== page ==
So how did Scott Morrison do based on these criteria? The answer, unfortunately, is not well enough, though infinitely better than Hockey. Last year, the deficit forecast for this financial year (2015-16) was $35 billion (rounded) it is now estimated to come in at $40 billion. The forecast for 2016-17 is $37 billion. It is anybody’s guess whether this soft target will be achieved. Taking the last three full financial years of the Gillard/Rudd government, the deficit averaged $37 billion per year. From July 2013 until June 2016 it is on track to average $42 billion. If progress has been made it is well disguised.

Treasury reports that net government debt will be $286 billion at the end of June this year; with net interest payments running at $1 billion per month. Savour that as the price of overspending. Net debt is on track to grow by another $40 billion over the course of next financial year; with interest payments growing commensurately. It must be time for belt tightening? Not so tight evidently; the budget papers show that since the last MYEFO, issued only last December, an additional $2.9 billion has been promised for public hospitals (up to 2019-20); and $928 million for schools. These no doubt are worthy expenditures. However, they are patently unaffordable.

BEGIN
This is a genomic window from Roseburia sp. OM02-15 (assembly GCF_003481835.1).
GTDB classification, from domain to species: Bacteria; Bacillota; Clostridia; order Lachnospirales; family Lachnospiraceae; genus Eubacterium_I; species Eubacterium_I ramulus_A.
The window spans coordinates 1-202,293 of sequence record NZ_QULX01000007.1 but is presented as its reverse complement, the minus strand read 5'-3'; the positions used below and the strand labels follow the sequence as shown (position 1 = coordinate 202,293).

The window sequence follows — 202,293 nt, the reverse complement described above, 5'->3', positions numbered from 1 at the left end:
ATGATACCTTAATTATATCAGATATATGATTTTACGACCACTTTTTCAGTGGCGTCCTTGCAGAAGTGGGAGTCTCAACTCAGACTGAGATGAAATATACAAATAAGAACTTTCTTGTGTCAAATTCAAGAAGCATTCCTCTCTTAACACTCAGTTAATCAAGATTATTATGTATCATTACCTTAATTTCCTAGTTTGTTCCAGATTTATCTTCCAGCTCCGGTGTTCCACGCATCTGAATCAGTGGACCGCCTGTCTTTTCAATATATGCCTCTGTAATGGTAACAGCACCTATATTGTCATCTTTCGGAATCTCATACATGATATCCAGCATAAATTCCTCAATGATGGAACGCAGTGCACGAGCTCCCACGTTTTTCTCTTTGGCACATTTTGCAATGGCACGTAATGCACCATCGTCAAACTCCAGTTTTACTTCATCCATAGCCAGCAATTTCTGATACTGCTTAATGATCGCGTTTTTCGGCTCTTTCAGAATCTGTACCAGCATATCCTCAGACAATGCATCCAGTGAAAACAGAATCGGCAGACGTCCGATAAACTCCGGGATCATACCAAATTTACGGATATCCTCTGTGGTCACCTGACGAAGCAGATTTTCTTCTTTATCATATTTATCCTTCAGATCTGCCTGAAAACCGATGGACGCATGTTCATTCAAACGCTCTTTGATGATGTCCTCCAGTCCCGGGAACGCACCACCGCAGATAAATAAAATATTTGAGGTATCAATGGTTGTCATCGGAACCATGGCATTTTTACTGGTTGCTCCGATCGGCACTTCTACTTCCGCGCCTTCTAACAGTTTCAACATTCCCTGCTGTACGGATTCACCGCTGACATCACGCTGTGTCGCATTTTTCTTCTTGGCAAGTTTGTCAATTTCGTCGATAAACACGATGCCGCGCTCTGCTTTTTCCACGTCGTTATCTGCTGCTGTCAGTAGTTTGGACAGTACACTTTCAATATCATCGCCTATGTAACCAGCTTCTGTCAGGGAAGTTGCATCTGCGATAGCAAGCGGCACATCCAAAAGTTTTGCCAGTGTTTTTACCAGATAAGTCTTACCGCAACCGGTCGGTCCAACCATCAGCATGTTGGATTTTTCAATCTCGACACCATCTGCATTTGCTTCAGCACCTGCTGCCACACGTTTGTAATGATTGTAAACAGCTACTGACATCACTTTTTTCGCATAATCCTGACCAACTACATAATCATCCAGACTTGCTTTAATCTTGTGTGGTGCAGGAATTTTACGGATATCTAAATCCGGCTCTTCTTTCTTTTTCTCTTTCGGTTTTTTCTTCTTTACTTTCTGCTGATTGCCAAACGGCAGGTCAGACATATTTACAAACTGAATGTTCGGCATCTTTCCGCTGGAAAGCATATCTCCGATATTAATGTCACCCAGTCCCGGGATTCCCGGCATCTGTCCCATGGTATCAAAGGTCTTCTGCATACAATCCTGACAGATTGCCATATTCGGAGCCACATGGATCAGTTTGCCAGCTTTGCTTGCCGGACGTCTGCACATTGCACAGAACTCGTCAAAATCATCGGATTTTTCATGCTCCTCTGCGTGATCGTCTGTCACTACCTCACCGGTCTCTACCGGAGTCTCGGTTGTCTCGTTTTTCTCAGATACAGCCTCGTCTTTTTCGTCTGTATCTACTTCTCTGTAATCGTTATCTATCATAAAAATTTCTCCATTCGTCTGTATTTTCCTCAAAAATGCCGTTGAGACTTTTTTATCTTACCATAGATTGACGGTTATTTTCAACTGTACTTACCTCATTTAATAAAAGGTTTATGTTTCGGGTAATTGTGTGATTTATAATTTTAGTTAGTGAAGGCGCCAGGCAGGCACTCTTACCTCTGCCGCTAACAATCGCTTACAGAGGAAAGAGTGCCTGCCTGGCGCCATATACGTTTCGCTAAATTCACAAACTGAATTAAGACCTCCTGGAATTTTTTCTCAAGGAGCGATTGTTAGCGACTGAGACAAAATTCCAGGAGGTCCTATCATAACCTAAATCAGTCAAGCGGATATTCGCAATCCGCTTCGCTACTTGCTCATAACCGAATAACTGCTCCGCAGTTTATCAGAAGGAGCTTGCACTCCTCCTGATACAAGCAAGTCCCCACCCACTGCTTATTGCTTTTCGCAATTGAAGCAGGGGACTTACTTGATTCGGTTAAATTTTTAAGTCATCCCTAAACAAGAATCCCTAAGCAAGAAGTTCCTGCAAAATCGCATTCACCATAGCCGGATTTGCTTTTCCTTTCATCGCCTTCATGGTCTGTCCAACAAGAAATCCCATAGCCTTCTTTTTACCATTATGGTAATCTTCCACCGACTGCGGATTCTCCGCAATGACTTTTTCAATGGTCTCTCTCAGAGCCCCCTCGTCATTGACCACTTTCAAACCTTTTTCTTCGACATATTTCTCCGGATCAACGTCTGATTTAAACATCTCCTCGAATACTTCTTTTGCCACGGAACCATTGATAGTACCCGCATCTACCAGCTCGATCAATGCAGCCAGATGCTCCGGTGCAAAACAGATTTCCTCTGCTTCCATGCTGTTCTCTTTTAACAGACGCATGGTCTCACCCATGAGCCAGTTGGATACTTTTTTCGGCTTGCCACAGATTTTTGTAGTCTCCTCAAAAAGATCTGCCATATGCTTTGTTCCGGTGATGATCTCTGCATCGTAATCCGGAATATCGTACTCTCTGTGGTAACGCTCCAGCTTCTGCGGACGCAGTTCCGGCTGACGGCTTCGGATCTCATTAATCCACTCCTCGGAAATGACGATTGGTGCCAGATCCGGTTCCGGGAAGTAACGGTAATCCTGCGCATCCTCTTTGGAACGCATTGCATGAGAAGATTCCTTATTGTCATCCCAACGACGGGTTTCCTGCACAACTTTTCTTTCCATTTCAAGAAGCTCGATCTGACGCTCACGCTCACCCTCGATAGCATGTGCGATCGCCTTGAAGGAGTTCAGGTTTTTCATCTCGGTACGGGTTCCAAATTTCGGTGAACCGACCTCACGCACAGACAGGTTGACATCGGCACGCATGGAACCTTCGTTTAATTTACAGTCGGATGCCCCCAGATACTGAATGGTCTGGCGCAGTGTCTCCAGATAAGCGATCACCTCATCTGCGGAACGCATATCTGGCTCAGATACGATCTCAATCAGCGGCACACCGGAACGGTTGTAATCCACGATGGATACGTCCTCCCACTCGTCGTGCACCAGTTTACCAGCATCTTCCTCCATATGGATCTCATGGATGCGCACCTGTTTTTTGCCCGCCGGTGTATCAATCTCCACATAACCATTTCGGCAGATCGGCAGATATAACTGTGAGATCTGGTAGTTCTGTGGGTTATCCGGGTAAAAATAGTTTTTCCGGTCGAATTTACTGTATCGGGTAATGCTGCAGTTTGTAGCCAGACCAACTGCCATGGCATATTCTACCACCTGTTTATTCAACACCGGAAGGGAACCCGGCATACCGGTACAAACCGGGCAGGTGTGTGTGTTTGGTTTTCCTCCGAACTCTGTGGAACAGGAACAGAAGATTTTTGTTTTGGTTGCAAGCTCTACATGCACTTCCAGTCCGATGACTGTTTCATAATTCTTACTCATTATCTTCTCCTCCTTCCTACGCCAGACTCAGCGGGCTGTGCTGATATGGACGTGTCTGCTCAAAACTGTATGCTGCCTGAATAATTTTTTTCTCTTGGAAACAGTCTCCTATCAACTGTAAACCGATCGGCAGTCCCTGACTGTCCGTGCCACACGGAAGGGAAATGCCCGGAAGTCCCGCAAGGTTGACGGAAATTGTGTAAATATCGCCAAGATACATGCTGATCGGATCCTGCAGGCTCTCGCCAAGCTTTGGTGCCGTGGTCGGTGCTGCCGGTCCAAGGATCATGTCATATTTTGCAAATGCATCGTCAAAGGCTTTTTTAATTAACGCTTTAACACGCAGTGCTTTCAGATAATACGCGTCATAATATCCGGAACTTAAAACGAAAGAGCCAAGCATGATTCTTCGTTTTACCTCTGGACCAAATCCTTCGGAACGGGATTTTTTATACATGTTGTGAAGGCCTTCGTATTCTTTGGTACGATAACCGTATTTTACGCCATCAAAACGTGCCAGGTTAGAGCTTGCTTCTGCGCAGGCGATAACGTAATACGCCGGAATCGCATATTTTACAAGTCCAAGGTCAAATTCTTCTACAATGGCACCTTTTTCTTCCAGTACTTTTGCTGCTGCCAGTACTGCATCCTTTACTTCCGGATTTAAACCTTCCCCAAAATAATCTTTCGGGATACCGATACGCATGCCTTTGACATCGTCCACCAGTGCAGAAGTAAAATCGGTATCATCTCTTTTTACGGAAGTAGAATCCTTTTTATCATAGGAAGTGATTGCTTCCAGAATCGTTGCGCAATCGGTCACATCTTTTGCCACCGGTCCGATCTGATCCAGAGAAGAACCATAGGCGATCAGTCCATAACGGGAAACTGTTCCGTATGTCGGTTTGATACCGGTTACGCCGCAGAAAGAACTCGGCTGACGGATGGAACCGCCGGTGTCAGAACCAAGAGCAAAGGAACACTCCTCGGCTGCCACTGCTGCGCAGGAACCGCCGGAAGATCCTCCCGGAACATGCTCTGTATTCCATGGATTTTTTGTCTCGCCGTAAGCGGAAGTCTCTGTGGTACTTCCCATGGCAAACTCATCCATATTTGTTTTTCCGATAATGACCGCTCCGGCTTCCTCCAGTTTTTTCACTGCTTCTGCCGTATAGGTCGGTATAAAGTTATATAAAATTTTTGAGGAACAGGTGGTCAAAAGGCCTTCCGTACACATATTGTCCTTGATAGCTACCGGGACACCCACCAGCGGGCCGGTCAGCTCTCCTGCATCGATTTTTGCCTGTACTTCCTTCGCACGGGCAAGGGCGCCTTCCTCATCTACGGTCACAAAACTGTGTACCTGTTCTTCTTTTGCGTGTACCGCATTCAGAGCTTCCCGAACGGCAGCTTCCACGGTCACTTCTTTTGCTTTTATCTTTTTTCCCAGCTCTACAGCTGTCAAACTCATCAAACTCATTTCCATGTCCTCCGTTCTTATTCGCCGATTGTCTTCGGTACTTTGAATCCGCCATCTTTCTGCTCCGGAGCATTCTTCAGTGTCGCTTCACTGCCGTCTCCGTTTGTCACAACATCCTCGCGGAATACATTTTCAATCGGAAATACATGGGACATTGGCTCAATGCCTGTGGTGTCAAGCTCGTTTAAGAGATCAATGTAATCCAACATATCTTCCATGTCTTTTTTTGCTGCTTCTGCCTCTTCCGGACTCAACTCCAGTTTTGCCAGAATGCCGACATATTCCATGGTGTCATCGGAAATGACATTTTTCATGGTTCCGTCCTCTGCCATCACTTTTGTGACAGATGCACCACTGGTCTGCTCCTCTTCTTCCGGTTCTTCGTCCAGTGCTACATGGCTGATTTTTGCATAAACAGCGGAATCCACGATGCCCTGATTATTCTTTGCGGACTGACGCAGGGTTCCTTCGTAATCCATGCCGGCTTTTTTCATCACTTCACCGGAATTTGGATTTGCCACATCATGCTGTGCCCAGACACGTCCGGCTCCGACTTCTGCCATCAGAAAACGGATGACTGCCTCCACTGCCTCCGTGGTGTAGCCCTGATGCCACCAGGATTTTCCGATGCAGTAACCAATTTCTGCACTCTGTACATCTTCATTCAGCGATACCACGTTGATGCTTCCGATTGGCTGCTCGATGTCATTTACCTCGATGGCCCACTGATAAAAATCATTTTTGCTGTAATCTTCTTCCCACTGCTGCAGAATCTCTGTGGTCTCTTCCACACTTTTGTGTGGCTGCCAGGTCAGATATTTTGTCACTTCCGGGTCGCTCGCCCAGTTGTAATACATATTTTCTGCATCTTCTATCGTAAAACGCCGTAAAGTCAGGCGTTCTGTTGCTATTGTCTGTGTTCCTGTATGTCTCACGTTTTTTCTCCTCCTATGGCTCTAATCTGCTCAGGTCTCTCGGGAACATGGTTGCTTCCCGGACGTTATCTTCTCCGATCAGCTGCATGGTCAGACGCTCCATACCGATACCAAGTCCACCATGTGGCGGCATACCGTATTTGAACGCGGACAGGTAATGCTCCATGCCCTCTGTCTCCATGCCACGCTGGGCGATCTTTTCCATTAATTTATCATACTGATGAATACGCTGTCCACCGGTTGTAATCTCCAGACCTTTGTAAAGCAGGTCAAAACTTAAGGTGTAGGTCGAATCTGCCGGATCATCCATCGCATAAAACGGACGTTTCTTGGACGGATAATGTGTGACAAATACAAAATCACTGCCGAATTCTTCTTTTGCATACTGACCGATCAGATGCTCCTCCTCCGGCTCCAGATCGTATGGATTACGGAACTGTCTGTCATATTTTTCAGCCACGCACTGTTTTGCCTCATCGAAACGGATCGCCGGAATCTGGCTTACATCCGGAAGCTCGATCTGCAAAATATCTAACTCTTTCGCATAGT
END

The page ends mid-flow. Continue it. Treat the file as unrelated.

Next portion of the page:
Taxation is a vexed economic matter. Reducing income and company taxes is regarded as beneficial by conservative economists. At the same time, it is a brave Laffer-like* call to argue that the boost to economic activity that reduced taxation brings will result in no diminution in government revenue. Oh but wait — Surprise! Surprise — the reduction in taxes on small businesses and the minor adjustment to bracket creep are fully funded apparently; largely by increased taxes on cigarettes and on ‘the rich’.

You know, “the rich” — those people who pay nearly all income taxes and yet are pilloried for paying less tax on their superannuation contributions than they ought. A “too generous” concession it is called. Never mind Labor and the Greens, the safe politics of shaking down the rich is alive and well in Coalition ranks.

Tax reductions are good when they are affordable. Getting them affordable is contingent on reducing the growth in outlays and bringing down debt. Right now too much is owed and too much overspending is occurring. To take the same three year comparison as above, government payments averaged 24.5% of GDP in the last full three years of the Gillard /Rudd government compared with 25.7% in the three years to 2015-16. That lack of progress can’t be disguised.